I recently visited Washington Square Park. It's lovely. Can you tell me something of its history?
The young Marigny ordered a wide central avenue to be built along one side of the faubourg, with a landscaped neutral ground — Elysian Fields Avenue. He also set aside land for a large public square, which he named in honor of the first U.S. president, George Washington.
Beginning in 1805, Bernard divided his huge estate into small lots designed for residential development. Lots continued to sell well into the 1820s, and the new neighborhood grew rapidly. It was populated by diverse ethnic groups including Spanish, French, Italians, Germans, Irish and free people of color.
Washington Square was developed almost immediately. On March 17, 1843, The Daily Picayune reported on improvements at the park: "Posts at the distance of about 30 feet apart are to be connected with each other by means of iron chains." This was the first fence around the park. The iron fence was installed in 1853 — the same fence that surrounds it today.
The park, normally a quiet place for relaxation, was the scene of great confusion on Oct. 13, 1899. A steer being led on board a ship broke loose and headed down Royal Street. Perhaps attracted by the grass and flowers in the park, the bull dashed through the gateway, terrifying visitors, who ran for safety. After trampling the flowers and generally wrecking the place, the steer was roped by police officers and thrown down. One officer stood on its neck crying "Victory!" as onlookers cheered from the other side of the fence. The steer was returned to the ship.
In 1904, there was talk of removing the fences around parks in New Orleans. Several fences, including the one around Lafayette Park, were removed, but the very expensive fence around Jackson Square was left untouched, as was the one surrounding Washington Square.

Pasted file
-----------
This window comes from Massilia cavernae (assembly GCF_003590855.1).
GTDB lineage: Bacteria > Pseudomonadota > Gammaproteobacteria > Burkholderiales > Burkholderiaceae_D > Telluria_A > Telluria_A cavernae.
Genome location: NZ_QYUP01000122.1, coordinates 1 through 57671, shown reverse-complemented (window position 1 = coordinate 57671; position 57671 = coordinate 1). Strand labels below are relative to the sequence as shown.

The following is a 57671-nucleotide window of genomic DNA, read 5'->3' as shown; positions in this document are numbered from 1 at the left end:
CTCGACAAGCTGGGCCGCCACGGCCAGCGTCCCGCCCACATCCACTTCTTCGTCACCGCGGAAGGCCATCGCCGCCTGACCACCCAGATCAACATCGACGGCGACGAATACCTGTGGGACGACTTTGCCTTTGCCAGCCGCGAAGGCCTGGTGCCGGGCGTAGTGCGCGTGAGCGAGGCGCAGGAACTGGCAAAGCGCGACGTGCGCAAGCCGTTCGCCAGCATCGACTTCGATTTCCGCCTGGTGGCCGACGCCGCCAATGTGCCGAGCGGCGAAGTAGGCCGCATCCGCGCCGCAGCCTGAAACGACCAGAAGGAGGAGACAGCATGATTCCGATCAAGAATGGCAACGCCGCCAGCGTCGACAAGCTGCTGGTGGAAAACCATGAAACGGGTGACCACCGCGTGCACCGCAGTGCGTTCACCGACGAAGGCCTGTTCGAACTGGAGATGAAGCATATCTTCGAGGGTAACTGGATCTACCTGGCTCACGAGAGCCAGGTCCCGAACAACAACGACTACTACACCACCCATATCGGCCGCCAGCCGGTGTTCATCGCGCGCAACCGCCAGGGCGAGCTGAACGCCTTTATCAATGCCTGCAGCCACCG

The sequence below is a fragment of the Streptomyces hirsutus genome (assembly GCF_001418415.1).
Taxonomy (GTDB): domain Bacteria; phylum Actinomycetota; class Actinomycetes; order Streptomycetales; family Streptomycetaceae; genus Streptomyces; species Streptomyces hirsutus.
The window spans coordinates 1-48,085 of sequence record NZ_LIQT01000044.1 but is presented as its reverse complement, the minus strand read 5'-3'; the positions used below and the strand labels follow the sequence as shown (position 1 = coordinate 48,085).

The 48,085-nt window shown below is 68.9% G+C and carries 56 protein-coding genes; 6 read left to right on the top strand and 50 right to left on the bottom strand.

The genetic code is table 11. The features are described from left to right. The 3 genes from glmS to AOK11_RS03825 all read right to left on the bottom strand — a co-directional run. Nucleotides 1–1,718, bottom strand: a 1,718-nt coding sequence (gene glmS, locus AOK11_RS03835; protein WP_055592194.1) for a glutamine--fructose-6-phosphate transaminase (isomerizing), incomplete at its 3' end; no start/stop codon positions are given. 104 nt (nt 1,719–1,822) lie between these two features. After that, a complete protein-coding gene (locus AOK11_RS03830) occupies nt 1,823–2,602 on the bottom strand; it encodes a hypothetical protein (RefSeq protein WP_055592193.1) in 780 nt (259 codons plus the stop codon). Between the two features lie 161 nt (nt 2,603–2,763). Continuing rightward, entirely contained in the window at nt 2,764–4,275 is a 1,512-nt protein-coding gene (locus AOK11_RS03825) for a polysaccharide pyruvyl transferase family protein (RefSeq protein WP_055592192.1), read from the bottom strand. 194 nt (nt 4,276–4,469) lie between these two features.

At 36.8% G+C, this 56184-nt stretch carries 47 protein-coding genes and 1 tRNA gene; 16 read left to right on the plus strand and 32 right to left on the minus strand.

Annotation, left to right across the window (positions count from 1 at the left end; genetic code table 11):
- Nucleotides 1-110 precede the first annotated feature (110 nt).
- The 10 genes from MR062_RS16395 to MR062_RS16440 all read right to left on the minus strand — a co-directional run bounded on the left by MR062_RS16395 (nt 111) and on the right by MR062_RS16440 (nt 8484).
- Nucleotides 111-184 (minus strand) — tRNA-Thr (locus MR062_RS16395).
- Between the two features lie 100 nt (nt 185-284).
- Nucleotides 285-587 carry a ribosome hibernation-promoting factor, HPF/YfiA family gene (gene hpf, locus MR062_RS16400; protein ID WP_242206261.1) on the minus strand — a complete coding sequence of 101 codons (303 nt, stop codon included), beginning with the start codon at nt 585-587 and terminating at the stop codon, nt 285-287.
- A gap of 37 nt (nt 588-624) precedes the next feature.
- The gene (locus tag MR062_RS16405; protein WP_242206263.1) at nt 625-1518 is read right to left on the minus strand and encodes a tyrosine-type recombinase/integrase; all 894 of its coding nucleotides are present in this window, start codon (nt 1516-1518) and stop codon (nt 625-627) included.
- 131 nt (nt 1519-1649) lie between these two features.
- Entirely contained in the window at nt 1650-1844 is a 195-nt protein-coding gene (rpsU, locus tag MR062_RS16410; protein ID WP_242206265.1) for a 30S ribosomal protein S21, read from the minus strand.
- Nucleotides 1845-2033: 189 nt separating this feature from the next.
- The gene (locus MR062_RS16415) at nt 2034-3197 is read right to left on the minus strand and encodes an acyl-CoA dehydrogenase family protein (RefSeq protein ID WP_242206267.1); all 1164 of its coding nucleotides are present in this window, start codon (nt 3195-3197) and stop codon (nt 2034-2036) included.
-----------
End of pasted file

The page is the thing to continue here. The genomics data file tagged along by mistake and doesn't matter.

In 1924, the park's character changed when it was transformed into a playground. The residents of the Washington Square area gave the New Orleans Recreation Department permission to use the park for recreational activities, but residents later wanted it back. In 1973, concerned members of the Faubourg Marigny Association expressed their displeasure that the park was being used for recreational purposes and claimed it was destroying the beautiful grove of oaks that surrounds the park inside the fence. The residents won, and the park eventually was returned to a "people's park."
In 1975, the entire Faubourg Marigny was placed on the National Register of Historic Places, and the neighborhood began a surge of revitalization. Before that it had suffered a decline dating from the Civil War, during which time the neighborhood was considerably poorer than when it was created. New investment in the area beginning in the mid-1970s substantially reduced blight and increased property values.
In 1990, there was a movement to change the name of Washington Square to Morial Memorial Park in honor of the late Mayor Ernest "Dutch" Morial, our first African-American mayor, who had died the previous year, but this never came to pass. Morial's name graces the city's convention center.